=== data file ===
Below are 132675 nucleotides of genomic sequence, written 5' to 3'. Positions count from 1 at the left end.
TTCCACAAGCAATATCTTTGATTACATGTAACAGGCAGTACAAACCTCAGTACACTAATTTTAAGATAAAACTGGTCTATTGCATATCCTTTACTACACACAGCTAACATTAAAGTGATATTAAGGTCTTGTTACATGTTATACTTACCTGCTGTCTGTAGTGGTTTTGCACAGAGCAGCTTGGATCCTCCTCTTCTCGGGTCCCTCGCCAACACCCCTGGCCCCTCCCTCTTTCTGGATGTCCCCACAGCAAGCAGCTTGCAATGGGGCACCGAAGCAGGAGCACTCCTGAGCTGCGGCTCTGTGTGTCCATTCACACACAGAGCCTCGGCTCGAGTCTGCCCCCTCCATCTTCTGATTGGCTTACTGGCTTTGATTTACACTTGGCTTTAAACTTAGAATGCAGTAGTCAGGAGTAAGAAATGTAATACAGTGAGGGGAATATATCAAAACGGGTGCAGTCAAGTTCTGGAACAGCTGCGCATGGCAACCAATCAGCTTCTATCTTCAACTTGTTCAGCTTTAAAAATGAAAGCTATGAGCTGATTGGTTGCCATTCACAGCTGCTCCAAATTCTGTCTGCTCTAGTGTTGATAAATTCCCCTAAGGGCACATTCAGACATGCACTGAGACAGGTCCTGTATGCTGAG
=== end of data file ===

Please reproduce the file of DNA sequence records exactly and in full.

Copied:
Below are 132675 nucleotides of genomic sequence, written 5' to 3'. Positions count from 1 at the left end.
TTCCACAAGCAATATCTTTGATTACATGTAACAGGCAGTACAAACCTCAGTACACTAATTTTAAGATAAAACTGGTCTATTGCATATCCTTTACTACACACAGCTAACATTAAAGTGATATTAAGGTCTTGTTACATGTTATACTTACCTGCTGTCTGTAGTGGTTTTGCACAGAGCAGCTTGGATCCTCCTCTTCTCGGGTCCCTCGCCAACACCCCTGGCCCCTCCCTCTTTCTGGATGTCCCCACAGCAAGCAGCTTGCAATGGGGCACCGAAGCAGGAGCACTCCTGAGCTGCGGCTCTGTGTGTCCATTCACACACAGAGCCTCGGCTCGAGTCTGCCCCCTCCATCTTCTGATTGGCTTACTGGCTTTGATTTACACTTGGCTTTAAACTTAGAATGCAGTAGTCAGGAGTAAGAAATGTAATACAGTGAGGGGAATATATCAAAACGGGTGCAGTCAAGTTCTGGAACAGCTGCGCATGGCAACCAATCAGCTTCTATCTTCAACTTGTTCAGCTTTAAAAATGAAAGCTATGAGCTGATTGGTTGCCATTCACAGCTGCTCCAAATTCTGTCTGCTCTAGTGTTGATAAATTCCCCTAAGGGCACATTCAGACATGCACTGAGACAGGTCCTGTATGCTGAG